For far too long, leasing has been discounted as a viable financing alternative, largely because of misinformation.
For many physicians, one of life’s greatest rewards for the profession’s long hours and high stress levels involves sitting behind the wheel of a Ferrari, Lamborghini, McLaren, Porsche or other exotic, vintage or luxury car. Whether they use that car as a daily driver, or for an occasional country road excursion on weekends, most physicians who are serious car enthusiasts are less interested in the prestige of ownership, and more passionate about the visceral experience that those cars deliver.
For physicians who own, fine cars are not simply transportation or a status symbol; they’re a temporary escape into a world where they can physically and mentally engage with the engineering precision, design excellence and raw power embodied within those machines.
Most physicians are highly adept at evaluating complex financial concepts. Financial sophistication notwithstanding, the road to exotic or vintage car ownership for physicians can be confusing, and no different than what’s experienced by many first-time and even long-time owners and collectors of fine cars.
Similar to all cars, the methods of acquisition are limited to outright purchase, traditional loans and leasing. The first two methods are simple and easily understood; however, misinformation and misunderstanding regarding leasing of vintage and exotic cars (versus traditional leasing) can eliminate from consideration what may be the most appropriate financing option.
Here are five of the most common myths, lies and misconceptions regarding leasing of fine cars that physicians should be aware of:
Leasing is only for people who can’t afford to buy the car. This opinion is often driven by ego, rather than financial realities. The ability to avoid writing a large check upfront for sales tax in most states, for example, is just one of several reasons why many high net worth owners, who are capable of easily paying cash for multi-million dollar cars, prefer to lease rather than purchase.
Leasing locks you into ownership for three-five years. This might be true for a traditional lease arrangement through dealers such as BMW or Audi, but leasing of exotic and vintage cars is a unique type of business that operates differently from mass market lease providers. In fact, because most serious auto enthusiasts prefer to change cars every two-three years, lease arrangements are tailored to address that need, for example, by allowing owners to end their lease early without the penalties and fees associated with traditional lease arrangements.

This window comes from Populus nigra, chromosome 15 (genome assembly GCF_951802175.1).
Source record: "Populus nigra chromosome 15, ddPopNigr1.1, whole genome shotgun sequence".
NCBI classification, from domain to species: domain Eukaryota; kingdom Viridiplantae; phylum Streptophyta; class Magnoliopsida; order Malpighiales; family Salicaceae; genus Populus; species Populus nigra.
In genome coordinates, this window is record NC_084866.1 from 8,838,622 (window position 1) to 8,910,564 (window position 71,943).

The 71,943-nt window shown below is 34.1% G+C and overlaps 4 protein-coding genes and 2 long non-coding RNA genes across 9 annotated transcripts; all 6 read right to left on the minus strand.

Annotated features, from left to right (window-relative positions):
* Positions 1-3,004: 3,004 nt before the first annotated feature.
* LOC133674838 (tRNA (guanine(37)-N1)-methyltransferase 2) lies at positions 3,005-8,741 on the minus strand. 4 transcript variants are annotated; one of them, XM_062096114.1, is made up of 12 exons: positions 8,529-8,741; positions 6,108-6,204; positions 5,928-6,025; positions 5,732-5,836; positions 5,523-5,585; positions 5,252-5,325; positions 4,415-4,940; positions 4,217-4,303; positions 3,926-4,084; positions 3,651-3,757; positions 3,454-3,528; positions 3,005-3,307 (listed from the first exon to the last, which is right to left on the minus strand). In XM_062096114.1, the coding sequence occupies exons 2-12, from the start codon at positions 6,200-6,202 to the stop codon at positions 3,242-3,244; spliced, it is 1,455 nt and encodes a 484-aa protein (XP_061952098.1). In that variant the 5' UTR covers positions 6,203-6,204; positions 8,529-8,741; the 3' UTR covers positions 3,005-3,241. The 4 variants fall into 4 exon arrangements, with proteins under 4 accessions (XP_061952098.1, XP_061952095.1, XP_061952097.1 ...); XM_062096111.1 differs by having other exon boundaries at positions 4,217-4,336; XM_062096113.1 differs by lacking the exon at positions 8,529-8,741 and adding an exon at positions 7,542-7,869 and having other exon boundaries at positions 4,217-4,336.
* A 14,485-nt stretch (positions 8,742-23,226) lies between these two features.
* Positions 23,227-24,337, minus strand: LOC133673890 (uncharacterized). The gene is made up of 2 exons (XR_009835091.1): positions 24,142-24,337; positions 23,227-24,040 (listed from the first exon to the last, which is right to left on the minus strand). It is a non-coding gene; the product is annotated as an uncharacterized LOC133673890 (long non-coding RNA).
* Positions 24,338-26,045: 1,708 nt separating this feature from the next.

Leasing is only for acquiring new cars. In fact, in the exotic and vintage car world, leases are written on previously owned cars more often than they are on new cars. These transactions are very simple: the leasing company purchases the vintage car the buyer has selected, and then structures a lease arrangement that meets their financial needs, in terms of down payment, lease payments, the car’s residual value and lease termination.
Accountants and financial advisors understand leasing. Some do, but many don’t understand specialty car leasing well enough to present a “level-playing field” explanation of leasing as a viable option. For example, many advisors don’t calculate the use of funds factor in outright purchase versus leasing; they don’t compare lease payments versus traditional finance payments; or fail to explore how the car can be leased under a business name (not necessarily a corporate entity), using pre-tax dollars for lease payments.
If a leased car’s market value declines, I’m in trouble. A reputable exotic and vintage car leasing firm knows current and anticipated car values extremely well, and will calculate a leased car’s residual value with a high degree of accuracy. While the market value for fine cars can often appreciate, there’s no guarantee this will happen. For that reason, leases are structured to enable owners not only to benefit from price appreciation but also to provide some protection from a big drop in a car’s residual value. For example, owners can refinance the residual through a new lease without a large cash outlay, and continue to own the car.
Similar to any clinical decision a physician makes, the purchase of an exotic or vintage car requires that all of the pertinent facts and evidence be examined. For far too long, leasing has been discounted as a viable financing alternative, largely because of misinformation. Although leasing may not be the best choice for every situation, it deserves serious consideration by physicians seeking the most prudent financial pathway to ownership of fine cars.
Mitchell Katz is founder and CEO of Connecticut-based, Premier Financial Services, a firm that has provided tailored lease financing for exotic and vintage cars for more than 20 years. Mitch is widely recognized within the nation’s community of serious automobile enthusiasts as a pioneer in financing, and creator of the “PFS Simple Lease,” which provides a flexible, simple, transparent way to acquire fine cars.